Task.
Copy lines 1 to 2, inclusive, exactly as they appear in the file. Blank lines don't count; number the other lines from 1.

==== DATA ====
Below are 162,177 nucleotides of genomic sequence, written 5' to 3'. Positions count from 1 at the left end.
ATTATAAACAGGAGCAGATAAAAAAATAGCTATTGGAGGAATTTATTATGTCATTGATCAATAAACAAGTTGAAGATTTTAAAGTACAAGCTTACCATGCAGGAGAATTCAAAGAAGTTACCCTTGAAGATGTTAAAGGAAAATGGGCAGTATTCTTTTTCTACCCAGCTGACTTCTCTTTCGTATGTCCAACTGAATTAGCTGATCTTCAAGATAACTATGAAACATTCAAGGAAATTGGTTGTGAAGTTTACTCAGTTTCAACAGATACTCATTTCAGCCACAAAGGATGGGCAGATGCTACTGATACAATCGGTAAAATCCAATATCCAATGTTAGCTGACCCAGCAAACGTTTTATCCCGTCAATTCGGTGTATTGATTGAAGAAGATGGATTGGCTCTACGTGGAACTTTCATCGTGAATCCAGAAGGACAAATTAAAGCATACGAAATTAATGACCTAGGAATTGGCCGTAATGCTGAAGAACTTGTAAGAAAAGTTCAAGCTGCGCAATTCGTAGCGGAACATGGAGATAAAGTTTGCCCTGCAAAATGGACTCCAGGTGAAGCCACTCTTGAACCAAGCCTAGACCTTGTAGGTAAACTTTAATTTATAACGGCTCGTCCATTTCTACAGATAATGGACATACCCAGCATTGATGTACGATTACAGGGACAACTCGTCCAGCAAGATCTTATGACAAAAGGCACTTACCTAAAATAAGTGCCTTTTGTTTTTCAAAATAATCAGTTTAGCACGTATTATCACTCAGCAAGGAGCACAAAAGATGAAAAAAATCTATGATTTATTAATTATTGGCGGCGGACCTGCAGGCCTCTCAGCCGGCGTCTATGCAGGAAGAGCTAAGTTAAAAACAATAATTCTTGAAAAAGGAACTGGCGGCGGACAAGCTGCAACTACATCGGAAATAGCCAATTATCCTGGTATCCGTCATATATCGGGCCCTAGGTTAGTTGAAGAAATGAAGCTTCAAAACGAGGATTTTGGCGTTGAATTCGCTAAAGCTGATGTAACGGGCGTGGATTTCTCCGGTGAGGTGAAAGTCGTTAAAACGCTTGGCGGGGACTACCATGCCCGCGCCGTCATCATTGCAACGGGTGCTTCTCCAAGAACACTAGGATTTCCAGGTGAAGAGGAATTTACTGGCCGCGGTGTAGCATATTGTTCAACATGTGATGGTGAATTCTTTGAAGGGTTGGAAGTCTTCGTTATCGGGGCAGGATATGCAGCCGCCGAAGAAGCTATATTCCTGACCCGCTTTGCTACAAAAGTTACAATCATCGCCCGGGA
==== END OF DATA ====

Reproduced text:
Below are 162,177 nucleotides of genomic sequence, written 5' to 3'. Positions count from 1 at the left end.
ATTATAAACAGGAGCAGATAAAAAAATAGCTATTGGAGGAATTTATTATGTCATTGATCAATAAACAAGTTGAAGATTTTAAAGTACAAGCTTACCATGCAGGAGAATTCAAAGAAGTTACCCTTGAAGATGTTAAAGGAAAATGGGCAGTATTCTTTTTCTACCCAGCTGACTTCTCTTTCGTATGTCCAACTGAATTAGCTGATCTTCAAGATAACTATGAAACATTCAAGGAAATTGGTTGTGAAGTTTACTCAGTTTCAACAGATACTCATTTCAGCCACAAAGGATGGGCAGATGCTACTGATACAATCGGTAAAATCCAATATCCAATGTTAGCTGACCCAGCAAACGTTTTATCCCGTCAATTCGGTGTATTGATTGAAGAAGATGGATTGGCTCTACGTGGAACTTTCATCGTGAATCCAGAAGGACAAATTAAAGCATACGAAATTAATGACCTAGGAATTGGCCGTAATGCTGAAGAACTTGTAAGAAAAGTTCAAGCTGCGCAATTCGTAGCGGAACATGGAGATAAAGTTTGCCCTGCAAAATGGACTCCAGGTGAAGCCACTCTTGAACCAAGCCTAGACCTTGTAGGTAAACTTTAATTTATAACGGCTCGTCCATTTCTACAGATAATGGACATACCCAGCATTGATGTACGATTACAGGGACAACTCGTCCAGCAAGATCTTATGACAAAAGGCACTTACCTAAAATAAGTGCCTTTTGTTTTTCAAAATAATCAGTTTAGCACGTATTATCACTCAGCAAGGAGCACAAAAGATGAAAAAAATCTATGATTTATTAATTATTGGCGGCGGACCTGCAGGCCTCTCAGCCGGCGTCTATGCAGGAAGAGCTAAGTTAAAAACAATAATTCTTGAAAAAGGAACTGGCGGCGGACAAGCTGCAACTACATCGGAAATAGCCAATTATCCTGGTATCCGTCATATATCGGGCCCTAGGTTAGTTGAAGAAATGAAGCTTCAAAACGAGGATTTTGGCGTTGAATTCGCTAAAGCTGATGTAACGGGCGTGGATTTCTCCGGTGAGGTGAAAGTCGTTAAAACGCTTGGCGGGGACTACCATGCCCGCGCCGTCATCATTGCAACGGGTGCTTCTCCAAGAACACTAGGATTTCCAGGTGAAGAGGAATTTACTGGCCGCGGTGTAGCATATTGTTCAACATGTGATGGTGAATTCTTTGAAGGGTTGGAAGTCTTCGTTATCGGGGCAGGATATGCAGCCGCCGAAGAAGCTATATTCCTGACCCGCTTTGCTACAAAAGTTACAATCATCGCCCGGGA